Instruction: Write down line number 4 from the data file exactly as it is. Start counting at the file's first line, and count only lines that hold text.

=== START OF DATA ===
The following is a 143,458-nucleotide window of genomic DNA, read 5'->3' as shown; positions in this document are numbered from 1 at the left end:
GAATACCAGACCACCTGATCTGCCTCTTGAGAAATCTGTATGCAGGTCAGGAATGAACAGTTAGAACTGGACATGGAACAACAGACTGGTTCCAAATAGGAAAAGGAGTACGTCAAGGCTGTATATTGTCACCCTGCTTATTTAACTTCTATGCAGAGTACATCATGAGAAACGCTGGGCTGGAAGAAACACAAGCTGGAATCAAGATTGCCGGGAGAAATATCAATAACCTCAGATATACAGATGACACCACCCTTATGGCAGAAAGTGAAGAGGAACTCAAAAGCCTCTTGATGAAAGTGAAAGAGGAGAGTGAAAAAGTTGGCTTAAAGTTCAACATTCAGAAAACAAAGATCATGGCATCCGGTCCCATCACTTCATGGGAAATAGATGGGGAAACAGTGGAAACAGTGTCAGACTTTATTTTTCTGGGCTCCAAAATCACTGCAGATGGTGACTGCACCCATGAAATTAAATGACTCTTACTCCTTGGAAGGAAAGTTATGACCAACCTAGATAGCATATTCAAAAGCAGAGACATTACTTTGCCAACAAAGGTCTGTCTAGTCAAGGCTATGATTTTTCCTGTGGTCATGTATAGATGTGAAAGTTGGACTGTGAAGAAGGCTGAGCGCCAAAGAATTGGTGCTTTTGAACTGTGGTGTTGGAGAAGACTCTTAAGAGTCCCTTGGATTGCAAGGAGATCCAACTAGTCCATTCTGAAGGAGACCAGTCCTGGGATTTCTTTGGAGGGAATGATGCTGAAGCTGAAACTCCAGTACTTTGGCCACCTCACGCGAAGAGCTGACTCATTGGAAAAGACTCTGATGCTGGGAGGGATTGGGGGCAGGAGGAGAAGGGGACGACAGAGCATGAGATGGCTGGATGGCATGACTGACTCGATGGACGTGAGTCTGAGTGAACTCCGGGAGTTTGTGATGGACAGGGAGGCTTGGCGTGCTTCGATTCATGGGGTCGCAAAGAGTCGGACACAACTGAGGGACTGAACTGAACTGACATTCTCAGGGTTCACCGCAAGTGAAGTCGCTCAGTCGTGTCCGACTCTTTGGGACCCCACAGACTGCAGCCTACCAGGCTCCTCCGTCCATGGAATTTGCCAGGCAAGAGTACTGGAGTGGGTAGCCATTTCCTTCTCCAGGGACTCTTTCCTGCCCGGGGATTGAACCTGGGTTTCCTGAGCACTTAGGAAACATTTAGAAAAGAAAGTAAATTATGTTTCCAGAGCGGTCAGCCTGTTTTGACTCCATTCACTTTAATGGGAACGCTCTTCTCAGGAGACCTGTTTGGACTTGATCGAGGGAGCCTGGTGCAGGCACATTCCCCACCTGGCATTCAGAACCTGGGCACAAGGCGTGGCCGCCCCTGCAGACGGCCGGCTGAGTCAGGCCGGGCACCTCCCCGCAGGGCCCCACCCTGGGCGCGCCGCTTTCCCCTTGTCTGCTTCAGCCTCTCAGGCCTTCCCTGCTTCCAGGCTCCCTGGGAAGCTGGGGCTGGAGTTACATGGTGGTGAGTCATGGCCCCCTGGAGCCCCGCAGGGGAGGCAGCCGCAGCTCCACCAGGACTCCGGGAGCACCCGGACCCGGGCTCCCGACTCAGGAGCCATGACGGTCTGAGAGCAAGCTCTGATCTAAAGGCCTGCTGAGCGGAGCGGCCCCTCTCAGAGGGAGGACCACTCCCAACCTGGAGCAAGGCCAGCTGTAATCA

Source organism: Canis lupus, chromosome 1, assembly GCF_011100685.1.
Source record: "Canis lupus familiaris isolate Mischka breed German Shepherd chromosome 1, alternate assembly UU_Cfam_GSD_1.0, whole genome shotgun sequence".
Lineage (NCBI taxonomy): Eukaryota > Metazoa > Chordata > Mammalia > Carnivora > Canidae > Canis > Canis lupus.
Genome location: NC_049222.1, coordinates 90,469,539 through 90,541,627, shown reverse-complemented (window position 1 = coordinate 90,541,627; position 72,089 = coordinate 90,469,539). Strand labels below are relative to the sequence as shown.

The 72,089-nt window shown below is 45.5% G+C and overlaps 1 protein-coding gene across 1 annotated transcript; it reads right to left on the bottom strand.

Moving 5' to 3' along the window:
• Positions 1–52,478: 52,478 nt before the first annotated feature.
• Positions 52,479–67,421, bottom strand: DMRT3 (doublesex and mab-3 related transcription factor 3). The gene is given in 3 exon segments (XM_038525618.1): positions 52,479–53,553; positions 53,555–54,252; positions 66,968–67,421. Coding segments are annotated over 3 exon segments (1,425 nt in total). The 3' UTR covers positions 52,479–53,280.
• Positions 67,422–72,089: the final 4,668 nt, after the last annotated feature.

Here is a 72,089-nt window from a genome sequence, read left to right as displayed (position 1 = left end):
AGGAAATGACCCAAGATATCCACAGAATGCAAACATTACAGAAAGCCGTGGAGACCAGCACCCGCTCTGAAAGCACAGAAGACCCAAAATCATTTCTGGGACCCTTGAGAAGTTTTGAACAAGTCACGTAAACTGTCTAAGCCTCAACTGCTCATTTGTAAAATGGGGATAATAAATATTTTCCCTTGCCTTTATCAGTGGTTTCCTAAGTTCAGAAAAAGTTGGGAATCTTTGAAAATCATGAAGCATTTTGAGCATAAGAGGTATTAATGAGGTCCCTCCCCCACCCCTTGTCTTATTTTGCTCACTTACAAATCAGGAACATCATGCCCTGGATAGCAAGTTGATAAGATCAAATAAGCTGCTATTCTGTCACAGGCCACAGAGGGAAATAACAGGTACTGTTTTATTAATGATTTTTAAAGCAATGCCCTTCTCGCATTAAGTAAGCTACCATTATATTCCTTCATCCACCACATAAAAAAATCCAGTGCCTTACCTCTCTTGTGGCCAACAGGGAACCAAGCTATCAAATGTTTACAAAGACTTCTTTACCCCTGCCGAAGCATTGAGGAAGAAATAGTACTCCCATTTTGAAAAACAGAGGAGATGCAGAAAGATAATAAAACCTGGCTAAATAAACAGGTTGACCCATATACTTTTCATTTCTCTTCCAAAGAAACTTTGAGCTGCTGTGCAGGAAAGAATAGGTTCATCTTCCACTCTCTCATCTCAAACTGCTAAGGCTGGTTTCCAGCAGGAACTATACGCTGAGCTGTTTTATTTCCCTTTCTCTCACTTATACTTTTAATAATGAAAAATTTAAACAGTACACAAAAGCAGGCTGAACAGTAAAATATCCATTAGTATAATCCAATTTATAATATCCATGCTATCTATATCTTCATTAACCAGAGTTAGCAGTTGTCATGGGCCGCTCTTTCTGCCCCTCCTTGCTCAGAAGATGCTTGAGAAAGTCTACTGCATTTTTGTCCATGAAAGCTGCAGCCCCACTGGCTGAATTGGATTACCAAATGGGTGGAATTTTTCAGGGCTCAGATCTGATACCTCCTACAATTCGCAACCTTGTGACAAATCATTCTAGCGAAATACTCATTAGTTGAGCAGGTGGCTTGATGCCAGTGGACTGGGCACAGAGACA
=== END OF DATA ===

Source record: "Canis lupus familiaris isolate Mischka breed German Shepherd chromosome 1, alternate assembly UU_Cfam_GSD_1.0, whole genome shotgun sequence".